Then Ingrid came along and for a while it was wonderful, we ran summer events for the kids and had a ball. Then the bug came along and Ingrid returned to work. We used the time to do an inventory, but something went wrong and half the books we thought had gone, later turned up! Then I was on my own again, then with the move, trying to find a successor. In the end, I put an ad on a local Facebook group and I now have two ladies taking over, sharing the library between them. We had the Mayor and deputy mayor come and do a farewell bit, speeches and flowers which I loved and a voucher for the restaurants in the village, Dave and I will feast for the next couple of Sundays. I just wish I had known that the council had a huge store of photos and documents that need cataloging, would have been a job right up my street.

So, I’ve trained them in the system, them doing in six weeks, what I did in eighteen months, and I won’t be sad never to have to do the yearly registration form again. I’ll miss the quiet air in there, the friendship of other librarians, we’re a special lot, and the fun when we had events. I hope I may find a library near our new home, and all the books will be in English, I can shop for second hand ones again, collect horse books….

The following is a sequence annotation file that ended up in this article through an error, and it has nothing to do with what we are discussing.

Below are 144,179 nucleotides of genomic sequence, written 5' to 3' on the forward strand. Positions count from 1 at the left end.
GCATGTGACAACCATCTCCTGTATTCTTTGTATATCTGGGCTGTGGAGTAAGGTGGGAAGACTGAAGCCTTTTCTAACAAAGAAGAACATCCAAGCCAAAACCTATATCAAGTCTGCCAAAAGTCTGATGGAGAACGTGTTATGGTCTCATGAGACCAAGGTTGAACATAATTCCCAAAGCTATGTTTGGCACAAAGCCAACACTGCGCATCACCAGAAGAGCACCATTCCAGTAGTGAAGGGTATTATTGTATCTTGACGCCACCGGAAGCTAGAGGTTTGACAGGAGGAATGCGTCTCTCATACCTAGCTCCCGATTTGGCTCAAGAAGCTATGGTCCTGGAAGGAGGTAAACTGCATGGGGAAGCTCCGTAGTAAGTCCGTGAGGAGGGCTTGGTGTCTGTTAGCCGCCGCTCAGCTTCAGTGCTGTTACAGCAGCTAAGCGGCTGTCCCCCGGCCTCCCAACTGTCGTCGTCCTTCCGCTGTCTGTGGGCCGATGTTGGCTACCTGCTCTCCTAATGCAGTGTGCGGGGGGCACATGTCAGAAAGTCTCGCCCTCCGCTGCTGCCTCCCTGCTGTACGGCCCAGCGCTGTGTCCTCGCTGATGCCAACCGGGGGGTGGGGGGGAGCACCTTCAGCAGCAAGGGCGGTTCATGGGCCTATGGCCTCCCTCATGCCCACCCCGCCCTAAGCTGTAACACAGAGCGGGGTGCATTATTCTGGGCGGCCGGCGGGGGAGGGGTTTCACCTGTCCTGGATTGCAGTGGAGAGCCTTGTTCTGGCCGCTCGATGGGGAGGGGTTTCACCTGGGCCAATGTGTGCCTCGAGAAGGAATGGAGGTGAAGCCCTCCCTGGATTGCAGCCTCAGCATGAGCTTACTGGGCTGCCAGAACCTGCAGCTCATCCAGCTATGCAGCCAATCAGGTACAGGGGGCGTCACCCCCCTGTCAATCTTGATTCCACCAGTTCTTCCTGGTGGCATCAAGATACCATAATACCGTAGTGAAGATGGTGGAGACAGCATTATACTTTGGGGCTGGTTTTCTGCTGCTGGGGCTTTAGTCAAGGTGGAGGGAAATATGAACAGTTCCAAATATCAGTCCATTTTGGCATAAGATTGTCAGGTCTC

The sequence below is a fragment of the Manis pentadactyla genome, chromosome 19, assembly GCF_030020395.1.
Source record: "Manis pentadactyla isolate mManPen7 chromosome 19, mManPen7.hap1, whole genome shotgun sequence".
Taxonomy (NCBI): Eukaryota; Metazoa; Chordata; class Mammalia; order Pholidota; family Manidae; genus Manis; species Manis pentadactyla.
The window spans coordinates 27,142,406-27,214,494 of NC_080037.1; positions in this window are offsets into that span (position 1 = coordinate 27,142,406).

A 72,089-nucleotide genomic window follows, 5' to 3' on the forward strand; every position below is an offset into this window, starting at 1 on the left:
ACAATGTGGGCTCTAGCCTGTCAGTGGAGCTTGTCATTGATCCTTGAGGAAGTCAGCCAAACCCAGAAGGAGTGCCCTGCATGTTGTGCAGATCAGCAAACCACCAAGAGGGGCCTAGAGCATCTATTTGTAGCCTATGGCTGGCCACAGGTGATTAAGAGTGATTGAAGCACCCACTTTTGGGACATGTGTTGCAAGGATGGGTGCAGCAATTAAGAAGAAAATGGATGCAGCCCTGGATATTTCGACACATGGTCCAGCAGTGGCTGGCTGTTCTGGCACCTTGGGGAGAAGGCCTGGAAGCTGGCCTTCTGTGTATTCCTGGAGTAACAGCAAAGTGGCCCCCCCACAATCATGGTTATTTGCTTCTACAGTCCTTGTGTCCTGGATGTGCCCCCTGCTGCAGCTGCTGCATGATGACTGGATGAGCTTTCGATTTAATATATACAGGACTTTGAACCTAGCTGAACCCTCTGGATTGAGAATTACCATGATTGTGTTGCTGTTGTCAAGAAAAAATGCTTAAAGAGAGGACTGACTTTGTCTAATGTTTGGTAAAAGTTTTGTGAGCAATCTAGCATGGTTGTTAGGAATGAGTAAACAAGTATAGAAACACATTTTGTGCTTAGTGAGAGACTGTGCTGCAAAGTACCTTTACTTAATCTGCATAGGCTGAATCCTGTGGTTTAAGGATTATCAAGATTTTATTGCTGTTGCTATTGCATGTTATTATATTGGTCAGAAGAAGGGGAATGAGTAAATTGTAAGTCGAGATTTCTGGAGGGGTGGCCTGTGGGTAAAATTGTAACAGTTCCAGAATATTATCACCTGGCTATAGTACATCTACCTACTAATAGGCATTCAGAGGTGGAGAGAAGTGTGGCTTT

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Qualified!

In August, I was in Strobl on my last week of librarian training. It proved a magical time. We were all meeting for the third time, so we were all forming friendships, although they are now lost forever. I just so enjoyed being alone in the evenings with a walk to the village. lake Wolfgang is beautiful, and I guess other less built up lakes are more so, but for me, it was healing and quiet. I did have a swim in the lake, but the water was lower and I don’t like putting my feet on the bottom, so that wasn’t so great!

I presented my project as a poem which got a huge laugh to my relief. We had body language training which proved really helpful. Worst was the first day when we did a revision of the course and I couldn’t remember half of it and had forgotten my notes. Only too find others were in the same boat! Relief!